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Award Detail

Doing Business As Name:Georgia Tech Research Corporation
  • Thomas M Conte
  • (404) 376-2267
  • David A Bader
  • Richard W Vuduc
  • Hyesoon Kim
Award Date:08/11/2009
Estimated Total Award Amount: $ 275,000
Funds Obligated to Date: $ 126,000
  • FY 2010=$71,000
  • FY 2009=$55,000
Start Date:08/15/2009
End Date:07/31/2012
Transaction Type:Grant
Awarding Agency Code:4900
Funding Agency Code:4900
CFDA Number:47.041
Primary Program Source:040100 NSF RESEARCH & RELATED ACTIVIT
Award Title or Description:Collaborative Research: Establishing a Center for Hybrid Multicore Productivity Research
Federal Award ID Number:0934114
DUNS ID:097394084
Parent DUNS ID:097394084
Program:IUCRC-Indust-Univ Coop Res Ctr

Awardee Location

Street:Office of Sponsored Programs
Awardee Cong. District:05

Primary Place of Performance

Organization Name:Georgia Institute of Technology
Street:225 NORTH AVE NW
Cong. District:05

Abstract at Time of Award

0934364 University of Maryland, Baltimore County (UMBC); Milton Halem 0934114 Georgia Tech; David Bader 0934422 University of California, San Diego; Sheldon Brown The purpose of this proposal is to start a new I/UCRC "Hybrid Multicore Productivity Research (CHMPR)" with a focus on hybrid multicore computing and research on parallel processing algorithms as well as technology-driven research questions. The lead of the proposed Center is UMBC with site locations at Georgia Tech (GT) and the University of California, San Diego (UCSD). The proposed Center plans to develop, test, and optimize prototypes of computationally intensive applications. A key contribution of the Center will be the implementation of prototype applications on new architectures and comparative performance analysis. This Center is needed to advance knowledge both in high-performance computing as well as computer architecture communities. The PIs are well qualified and the access to resources is excellent. The combined computing facilities at UMBC and GT, respectively, are the largest most advanced Cell Broadband Engine based multicore university systems available today. The proposed Center will address the future needs of the computer industry as this new hybrid multicore processor technology evolves. The proposed Center will provide faculty and students the unique opportunity to gain hands-on expertise to address a wide variety of practical, hybrid multicore applications in areas of climate prediction, defense, biomedical informatics, 3-D graphic environments, finance and social computing. The Center has described efforts to increase participation of underrepresented groups, and there are plans to publish the results of research and education projects within an online Hybrid Multicore Knowledge Repository.

Publications Produced as a Result of this Research

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Y. Ye, Z. Du, D. Bader, Q. Yang, and W. Huo "GPUMemSort: A High Performance Graphic Co processors Sorting Algorithm for Large Scale In-Memory Data" GSTF International Journal on Computing, v.1, 2011, p.23.

Publications Produced as Conference Proceedings

Kang, S;Bader, DA;Vuduc, R "Understanding the Design Trade-offs among Current Multicore Systems for Numerical Computations" 23rd IEEE International Parallel and Distributed Processing Symposium, v. , 2009, p.808 View record at Web of Science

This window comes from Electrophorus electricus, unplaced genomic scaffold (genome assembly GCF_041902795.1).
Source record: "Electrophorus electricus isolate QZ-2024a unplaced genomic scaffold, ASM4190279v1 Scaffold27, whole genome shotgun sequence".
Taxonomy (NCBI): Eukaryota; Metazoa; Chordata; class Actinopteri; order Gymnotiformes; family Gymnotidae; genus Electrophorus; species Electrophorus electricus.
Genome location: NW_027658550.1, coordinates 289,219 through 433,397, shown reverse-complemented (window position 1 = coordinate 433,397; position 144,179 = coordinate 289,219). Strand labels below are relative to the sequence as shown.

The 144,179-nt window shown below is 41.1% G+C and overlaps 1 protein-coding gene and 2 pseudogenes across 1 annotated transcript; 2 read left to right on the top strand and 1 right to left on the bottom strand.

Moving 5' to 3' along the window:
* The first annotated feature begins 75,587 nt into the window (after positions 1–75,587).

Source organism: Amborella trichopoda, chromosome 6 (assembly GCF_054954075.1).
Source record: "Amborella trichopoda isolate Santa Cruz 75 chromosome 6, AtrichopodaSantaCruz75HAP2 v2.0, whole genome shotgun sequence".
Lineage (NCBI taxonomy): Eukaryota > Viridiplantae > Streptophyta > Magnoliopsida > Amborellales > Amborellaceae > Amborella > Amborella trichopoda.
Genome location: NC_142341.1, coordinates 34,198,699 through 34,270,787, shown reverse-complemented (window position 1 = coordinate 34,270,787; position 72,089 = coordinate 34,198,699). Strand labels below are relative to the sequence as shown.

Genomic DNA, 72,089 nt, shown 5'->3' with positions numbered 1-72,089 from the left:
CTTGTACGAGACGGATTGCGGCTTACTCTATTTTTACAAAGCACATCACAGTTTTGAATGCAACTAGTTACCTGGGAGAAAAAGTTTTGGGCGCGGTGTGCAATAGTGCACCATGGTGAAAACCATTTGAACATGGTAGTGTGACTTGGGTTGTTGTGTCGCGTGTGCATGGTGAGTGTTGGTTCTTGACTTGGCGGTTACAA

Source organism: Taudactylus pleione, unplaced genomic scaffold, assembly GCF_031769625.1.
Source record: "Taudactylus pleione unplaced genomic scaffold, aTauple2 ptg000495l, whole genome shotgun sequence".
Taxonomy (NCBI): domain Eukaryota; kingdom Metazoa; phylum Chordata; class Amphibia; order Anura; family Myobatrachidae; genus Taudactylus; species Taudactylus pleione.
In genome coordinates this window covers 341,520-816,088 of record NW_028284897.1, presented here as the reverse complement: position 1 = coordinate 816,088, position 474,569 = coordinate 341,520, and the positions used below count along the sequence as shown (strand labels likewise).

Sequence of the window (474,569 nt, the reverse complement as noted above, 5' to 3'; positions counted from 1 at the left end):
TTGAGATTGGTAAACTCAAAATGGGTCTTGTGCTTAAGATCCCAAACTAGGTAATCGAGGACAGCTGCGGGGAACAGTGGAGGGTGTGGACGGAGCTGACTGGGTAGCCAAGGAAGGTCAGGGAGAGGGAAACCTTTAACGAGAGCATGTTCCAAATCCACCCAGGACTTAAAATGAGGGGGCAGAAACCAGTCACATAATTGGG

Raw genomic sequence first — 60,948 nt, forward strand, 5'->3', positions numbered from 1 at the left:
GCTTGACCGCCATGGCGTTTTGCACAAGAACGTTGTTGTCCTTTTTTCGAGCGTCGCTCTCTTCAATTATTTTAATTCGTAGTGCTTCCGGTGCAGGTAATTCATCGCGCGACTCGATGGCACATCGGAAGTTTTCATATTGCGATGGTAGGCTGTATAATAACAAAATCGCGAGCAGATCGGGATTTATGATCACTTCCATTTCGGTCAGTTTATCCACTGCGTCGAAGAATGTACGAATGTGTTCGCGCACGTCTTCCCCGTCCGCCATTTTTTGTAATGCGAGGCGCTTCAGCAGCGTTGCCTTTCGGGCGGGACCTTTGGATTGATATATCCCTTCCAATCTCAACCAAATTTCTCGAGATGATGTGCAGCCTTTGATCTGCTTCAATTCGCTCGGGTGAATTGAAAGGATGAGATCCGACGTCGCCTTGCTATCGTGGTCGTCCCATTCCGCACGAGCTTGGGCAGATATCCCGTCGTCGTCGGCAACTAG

Madduri, K;Bader, DA "Compact Graph Representations and Parallel Connectivity Algorithms for Massive Dynamic Network Analysis" 23rd IEEE International Parallel and Distributed Processing Symposium, v. , 2009, p.860 View record at Web of Science

Madduri, K;Ediger, D;Jiang, K;Bader, DA;Chavarria-Miranda, D "A Faster Parallel Algorithm and Efficient Multithreaded Implementations for Evaluating Betweenness Centrality on Massive Datasets" 23rd IEEE International Parallel and Distributed Processing Symposium, v. , 2009, p.2148 View record at Web of Science

Project Outcomes Report


This Project Outcomes Report for the General Public is displayed verbatim as submitted by the Principal Investigator (PI) for this award. Any opinions, findings, and conclusions or recommendations expressed in this Report are those of the PI and do not necessarily reflect the views of the National Science Foundation; NSF has not approved or endorsed its content.

Multiple “cores” (or computing engines) on a microchip have become the norm for microprocessor architectures.  These “multicores” are difficult to program and have architectures that are not well suited to solving all the kinds of problems faced by computing today.  The Georgia Institute of Technology site of the Center for Hybrid Multicore Productivity Research (CHMPR) worked on addressing these problems.  We developed new computer designs to make future multicores easier to program and use.  We also developed techniques to make these new multicores consume power more efficiently.  Several of our researchers developed new software for hybrid multicores, including software for processing very large graph data (i.e., data from social networks such as Twitter or Facebook).  Although it may not seem all that important to do so, much in the way of national security can be gained by looking for nefarious activity in these online communities.  In addition, the Georgia Institute of Technology cite for CHMPR has done work on programming tools for hybrid multicore systems.  These tools allow programmers to "port" (translate) their old programs to the new hybrid multicore systems.  Such porting is non-trivial and labor intensive, and the tools we have developed make porting an easier process.  Finally, we have created applications for hybrid multicore processors that solve pressing problems in healthcare and science.


Last Modified: 02/27/2013
Modified by: Thomas M Conte

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